August 4, 2006  Volume 107 Number 16

Oman Free Trade Agreement passes; NAFTA-style deals spread

By DON McINTOSH, Associate Editor

In June and July, Congress approved yet another NAFTA-style trade agreement, this time with a sultanate.

The U.S.-Oman Free Trade Agreement (OFTA) pairs the United States with Oman, a hereditary monarchy on the southeast border of Saudi Arabia. Sultan Qabus ibn Said as-Said is the country’s absolute ruler, though 10 years ago he decreed the formation of an elected advisory council.

The treaty is part of the Bush Administration’s strategy to expand the North American Free Trade Agreement (NAFTA) to the Middle East by creating a Middle East Free Trade Area. OFTA is the ninth trade agreement modeled on NAFTA to be ratified by the United States. Since NAFTA passed in 1993, Congress has yet to reject any trade deal, and has agreed to restrict itself by voting each of them up or down without amendment.

The national AFL-CIO opposed OFTA on the grounds that it would do nothing to protect workers’ rights, and likely will cost jobs in the United States — and lower living standards for workers in Oman.

OFTA passed the U.S. Senate June 29 by 60 to 34. Oregon Republican Gordon Smith and Washington Democrat Maria Cantwell voted for it, while Oregon Democrat Ron Wyden voted against. Washington Democrat Patty Murray did not cast a vote. Besides Cantwell, 10 other Democratic senators voted for the agreement, including Hillary Rodham Clinton (N.Y.), John Kerry (Mass.), Joseph Lieberman (Conn.), and Barack Obama (Ill.).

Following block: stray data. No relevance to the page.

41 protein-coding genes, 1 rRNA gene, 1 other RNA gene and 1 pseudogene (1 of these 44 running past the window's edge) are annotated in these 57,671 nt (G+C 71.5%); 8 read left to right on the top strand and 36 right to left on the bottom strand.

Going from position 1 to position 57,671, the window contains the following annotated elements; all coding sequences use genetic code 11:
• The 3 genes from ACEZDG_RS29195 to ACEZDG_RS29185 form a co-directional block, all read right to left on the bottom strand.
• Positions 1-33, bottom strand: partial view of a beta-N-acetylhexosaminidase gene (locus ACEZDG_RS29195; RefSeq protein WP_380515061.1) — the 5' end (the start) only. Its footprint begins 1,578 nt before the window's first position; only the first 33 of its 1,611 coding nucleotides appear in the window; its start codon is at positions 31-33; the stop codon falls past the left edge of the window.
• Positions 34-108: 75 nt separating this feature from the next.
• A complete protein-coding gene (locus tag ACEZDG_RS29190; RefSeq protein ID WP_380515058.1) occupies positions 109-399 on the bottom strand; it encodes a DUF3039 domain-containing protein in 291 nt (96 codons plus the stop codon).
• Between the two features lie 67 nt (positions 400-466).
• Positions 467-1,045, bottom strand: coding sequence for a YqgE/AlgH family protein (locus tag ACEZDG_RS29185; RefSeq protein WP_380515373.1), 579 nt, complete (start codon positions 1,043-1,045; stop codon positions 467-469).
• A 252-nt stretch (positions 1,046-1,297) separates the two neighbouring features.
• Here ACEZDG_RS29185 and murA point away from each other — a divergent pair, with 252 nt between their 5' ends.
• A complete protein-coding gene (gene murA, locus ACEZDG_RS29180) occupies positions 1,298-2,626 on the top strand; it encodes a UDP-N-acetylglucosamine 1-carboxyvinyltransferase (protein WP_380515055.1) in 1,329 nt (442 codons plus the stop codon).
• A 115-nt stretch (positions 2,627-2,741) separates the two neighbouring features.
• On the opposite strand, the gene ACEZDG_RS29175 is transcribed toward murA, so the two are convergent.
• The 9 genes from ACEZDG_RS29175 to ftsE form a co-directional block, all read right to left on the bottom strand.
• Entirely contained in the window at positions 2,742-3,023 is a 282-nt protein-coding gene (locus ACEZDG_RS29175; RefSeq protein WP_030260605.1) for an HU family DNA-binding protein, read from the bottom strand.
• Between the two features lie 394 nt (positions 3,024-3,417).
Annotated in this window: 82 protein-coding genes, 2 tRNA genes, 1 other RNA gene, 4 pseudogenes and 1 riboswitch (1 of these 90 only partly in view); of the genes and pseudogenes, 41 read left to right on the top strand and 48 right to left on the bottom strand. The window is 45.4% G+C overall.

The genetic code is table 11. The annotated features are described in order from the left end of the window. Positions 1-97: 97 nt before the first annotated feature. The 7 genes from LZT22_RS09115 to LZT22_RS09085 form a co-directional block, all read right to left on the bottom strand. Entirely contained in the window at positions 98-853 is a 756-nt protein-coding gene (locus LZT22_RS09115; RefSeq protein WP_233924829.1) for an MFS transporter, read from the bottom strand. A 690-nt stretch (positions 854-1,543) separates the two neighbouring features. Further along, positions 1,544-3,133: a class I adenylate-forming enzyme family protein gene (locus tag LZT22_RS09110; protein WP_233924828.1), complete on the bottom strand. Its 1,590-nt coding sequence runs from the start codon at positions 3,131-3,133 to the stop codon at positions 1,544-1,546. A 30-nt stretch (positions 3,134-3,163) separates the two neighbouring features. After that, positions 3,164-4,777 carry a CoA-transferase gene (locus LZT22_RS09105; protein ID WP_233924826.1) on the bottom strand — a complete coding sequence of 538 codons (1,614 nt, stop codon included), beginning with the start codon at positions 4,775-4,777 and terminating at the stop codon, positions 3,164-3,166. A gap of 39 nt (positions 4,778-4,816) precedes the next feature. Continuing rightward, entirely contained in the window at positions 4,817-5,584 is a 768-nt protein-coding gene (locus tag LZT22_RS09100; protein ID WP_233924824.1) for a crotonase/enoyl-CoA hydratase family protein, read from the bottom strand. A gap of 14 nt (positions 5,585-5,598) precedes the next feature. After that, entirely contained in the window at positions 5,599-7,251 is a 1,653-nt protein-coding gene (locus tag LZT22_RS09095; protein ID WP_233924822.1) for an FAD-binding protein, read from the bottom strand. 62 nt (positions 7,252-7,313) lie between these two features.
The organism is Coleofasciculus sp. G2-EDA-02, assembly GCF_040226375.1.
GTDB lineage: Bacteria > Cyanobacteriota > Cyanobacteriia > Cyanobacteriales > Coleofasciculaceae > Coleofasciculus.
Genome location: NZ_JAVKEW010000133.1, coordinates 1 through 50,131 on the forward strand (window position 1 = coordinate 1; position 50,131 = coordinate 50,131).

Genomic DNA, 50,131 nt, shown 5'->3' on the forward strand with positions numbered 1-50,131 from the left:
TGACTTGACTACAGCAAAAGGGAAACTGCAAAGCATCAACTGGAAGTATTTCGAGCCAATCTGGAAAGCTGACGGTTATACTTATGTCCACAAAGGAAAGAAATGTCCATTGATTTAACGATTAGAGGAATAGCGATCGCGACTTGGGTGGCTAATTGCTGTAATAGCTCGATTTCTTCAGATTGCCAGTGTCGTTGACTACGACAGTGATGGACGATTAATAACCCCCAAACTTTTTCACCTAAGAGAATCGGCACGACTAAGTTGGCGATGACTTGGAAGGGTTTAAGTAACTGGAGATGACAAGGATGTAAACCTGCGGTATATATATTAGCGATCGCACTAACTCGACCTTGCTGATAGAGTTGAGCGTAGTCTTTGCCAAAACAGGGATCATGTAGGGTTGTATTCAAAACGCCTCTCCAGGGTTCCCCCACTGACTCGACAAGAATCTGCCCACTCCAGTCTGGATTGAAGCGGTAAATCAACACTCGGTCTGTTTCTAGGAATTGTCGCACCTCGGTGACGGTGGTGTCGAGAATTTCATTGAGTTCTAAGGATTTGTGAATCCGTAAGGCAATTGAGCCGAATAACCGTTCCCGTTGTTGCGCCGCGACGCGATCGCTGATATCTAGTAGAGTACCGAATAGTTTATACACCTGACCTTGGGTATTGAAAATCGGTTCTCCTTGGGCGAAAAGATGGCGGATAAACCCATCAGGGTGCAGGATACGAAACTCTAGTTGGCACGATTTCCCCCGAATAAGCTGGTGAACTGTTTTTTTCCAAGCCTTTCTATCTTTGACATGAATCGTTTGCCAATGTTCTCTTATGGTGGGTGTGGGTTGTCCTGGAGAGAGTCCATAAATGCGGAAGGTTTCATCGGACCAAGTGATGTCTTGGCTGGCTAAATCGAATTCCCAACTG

Next, OFTA passed the House July 20 by a 221 to 205 vote. It was supported by 88 percent of Republicans and 11 percent of Democrats.

Oregon’s Republican Congressman Greg Walden voted for it, while Oregon’s Democrats — Earl Blumenauer, Darlene Hooley, Peter DeFazio and David Wu — voted against it.

Southwest Washington Congressman Brian Baird was one of the 22 Democrats in the House to vote for the treaty, despite appeals from local and national labor groups and a phone call from Richard Trumka, secretary-treasurer of the national AFL-CIO. In a press statement after the vote, Baird said the agreement will create jobs in Washington. Oman has 3 million inhabitants; 90 percent of its exports are oil.

“We must ensure that future trade agreements adequately address labor and environmental concerns,” Baird said in the statement.

OFTA, which lacks protection for workers’ rights or the environment, still got Baird’s vote.

“This is the country with the worst labor laws of any country with whom we have a free-trade agreement,” said Thea Lee, chief international economist for the national AFL-CIO. “It should have been an embarrassment to any member of Congress who voted for it.”

“The State Department has identified Oman as a destination country for men and women who become victims of trafficking and forced labor,” said national AFL-CIO President John Sweeney, reacting to the House vote. “Yet the Republican leadership and the Administration refused to include an amendment passed by the Senate Finance Committee that would have ensured that no goods made with forced labor benefited from this agreement.”